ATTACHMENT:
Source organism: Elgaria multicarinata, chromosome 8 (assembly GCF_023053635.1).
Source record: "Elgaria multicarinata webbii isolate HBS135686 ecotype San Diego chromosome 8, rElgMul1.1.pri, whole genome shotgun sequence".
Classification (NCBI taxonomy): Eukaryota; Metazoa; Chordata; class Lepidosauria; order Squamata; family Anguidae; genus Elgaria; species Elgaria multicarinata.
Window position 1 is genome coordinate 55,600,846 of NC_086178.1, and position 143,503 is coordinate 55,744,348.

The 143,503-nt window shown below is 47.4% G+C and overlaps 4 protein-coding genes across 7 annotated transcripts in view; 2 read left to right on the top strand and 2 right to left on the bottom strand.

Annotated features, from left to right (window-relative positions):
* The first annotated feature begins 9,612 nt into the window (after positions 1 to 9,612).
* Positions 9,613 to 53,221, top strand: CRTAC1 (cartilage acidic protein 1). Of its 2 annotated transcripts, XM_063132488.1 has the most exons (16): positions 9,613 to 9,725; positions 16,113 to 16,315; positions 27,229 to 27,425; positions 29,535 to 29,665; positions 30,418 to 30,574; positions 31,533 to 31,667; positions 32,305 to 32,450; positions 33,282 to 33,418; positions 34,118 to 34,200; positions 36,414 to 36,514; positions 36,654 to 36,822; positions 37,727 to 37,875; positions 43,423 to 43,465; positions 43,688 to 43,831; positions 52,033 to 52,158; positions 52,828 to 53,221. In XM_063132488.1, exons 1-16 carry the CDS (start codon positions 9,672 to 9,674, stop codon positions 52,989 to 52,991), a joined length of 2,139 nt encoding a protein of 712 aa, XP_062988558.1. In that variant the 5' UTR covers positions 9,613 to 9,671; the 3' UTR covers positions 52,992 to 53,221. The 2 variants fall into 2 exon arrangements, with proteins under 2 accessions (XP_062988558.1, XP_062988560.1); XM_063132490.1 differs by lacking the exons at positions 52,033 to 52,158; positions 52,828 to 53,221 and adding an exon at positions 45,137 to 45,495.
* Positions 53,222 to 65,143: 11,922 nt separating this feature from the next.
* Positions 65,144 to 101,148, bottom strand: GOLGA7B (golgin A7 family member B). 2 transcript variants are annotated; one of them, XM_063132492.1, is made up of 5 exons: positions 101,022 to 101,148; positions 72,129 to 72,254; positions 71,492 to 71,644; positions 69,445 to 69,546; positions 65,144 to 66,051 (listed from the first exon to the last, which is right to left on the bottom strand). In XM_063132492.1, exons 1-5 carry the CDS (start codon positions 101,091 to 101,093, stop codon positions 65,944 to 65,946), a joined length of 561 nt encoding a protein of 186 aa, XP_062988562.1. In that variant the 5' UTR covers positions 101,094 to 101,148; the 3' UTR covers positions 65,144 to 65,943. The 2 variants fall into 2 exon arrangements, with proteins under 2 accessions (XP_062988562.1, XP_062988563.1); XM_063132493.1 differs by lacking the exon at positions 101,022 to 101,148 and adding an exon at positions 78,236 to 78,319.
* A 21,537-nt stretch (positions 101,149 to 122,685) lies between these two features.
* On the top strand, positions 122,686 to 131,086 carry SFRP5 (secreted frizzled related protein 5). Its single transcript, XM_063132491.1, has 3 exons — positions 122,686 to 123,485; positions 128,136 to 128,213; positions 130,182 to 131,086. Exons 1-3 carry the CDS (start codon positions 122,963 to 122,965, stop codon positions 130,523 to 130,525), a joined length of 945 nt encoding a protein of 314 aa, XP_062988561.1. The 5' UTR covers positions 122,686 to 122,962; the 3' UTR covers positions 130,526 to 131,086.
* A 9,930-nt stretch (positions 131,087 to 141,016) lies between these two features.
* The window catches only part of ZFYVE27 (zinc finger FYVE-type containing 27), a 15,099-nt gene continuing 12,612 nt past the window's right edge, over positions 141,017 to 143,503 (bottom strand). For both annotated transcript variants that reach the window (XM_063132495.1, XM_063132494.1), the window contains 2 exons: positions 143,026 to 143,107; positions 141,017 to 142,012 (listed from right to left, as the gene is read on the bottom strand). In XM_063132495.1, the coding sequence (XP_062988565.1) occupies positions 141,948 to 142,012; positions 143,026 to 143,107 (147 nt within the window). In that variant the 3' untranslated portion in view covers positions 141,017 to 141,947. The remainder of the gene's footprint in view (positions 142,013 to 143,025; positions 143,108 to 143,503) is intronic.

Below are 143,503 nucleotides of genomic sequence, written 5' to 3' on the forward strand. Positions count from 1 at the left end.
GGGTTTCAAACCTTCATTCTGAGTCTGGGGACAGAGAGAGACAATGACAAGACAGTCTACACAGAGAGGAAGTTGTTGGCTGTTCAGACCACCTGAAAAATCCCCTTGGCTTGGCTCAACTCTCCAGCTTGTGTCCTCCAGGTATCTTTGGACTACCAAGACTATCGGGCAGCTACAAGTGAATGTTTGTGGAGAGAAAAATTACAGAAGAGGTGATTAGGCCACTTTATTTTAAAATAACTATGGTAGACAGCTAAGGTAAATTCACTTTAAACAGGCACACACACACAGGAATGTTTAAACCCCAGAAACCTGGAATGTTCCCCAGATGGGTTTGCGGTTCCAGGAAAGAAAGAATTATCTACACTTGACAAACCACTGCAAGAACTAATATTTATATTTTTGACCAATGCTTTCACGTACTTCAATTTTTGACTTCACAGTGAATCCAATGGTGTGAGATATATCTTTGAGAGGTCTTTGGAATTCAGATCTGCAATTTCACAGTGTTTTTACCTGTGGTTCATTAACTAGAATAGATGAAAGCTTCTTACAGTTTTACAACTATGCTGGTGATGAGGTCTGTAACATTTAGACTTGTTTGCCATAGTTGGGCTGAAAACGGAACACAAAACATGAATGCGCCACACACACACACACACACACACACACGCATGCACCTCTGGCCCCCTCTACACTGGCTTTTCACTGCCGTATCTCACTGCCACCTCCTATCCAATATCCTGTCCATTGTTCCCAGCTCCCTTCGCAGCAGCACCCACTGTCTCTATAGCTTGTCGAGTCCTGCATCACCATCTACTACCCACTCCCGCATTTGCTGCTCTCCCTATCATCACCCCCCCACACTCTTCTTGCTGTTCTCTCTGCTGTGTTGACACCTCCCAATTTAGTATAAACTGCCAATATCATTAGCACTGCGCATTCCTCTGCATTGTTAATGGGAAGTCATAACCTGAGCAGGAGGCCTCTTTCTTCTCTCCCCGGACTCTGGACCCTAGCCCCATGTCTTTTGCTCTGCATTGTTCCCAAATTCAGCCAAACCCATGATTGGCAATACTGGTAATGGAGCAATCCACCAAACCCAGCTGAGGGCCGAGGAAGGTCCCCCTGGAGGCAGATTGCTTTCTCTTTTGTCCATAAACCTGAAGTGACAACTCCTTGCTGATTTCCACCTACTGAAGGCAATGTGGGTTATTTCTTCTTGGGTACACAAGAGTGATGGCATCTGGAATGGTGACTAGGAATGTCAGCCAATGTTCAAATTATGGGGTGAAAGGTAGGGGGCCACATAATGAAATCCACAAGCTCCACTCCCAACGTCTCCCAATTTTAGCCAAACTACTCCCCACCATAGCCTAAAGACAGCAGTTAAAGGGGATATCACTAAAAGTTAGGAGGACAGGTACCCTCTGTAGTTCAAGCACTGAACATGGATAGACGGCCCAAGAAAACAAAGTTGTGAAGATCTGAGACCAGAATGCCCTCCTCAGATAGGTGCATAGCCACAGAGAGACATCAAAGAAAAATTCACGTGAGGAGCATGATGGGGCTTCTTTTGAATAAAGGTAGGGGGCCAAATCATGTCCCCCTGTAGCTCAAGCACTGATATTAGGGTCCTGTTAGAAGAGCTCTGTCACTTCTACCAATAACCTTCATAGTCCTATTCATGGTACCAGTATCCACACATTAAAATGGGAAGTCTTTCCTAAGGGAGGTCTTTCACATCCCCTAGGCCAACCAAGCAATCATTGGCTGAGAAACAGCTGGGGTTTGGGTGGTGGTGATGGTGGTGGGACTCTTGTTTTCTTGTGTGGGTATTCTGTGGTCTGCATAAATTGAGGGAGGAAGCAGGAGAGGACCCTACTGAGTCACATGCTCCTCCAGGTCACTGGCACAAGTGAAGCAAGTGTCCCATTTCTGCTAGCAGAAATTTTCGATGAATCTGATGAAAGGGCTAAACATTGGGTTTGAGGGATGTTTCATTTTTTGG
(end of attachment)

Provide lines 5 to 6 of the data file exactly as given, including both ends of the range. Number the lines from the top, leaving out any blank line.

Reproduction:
The 143,503-nt window shown below is 47.4% G+C and overlaps 4 protein-coding genes across 7 annotated transcripts in view; 2 read left to right on the top strand and 2 right to left on the bottom strand.

Annotated features, from left to right (window-relative positions):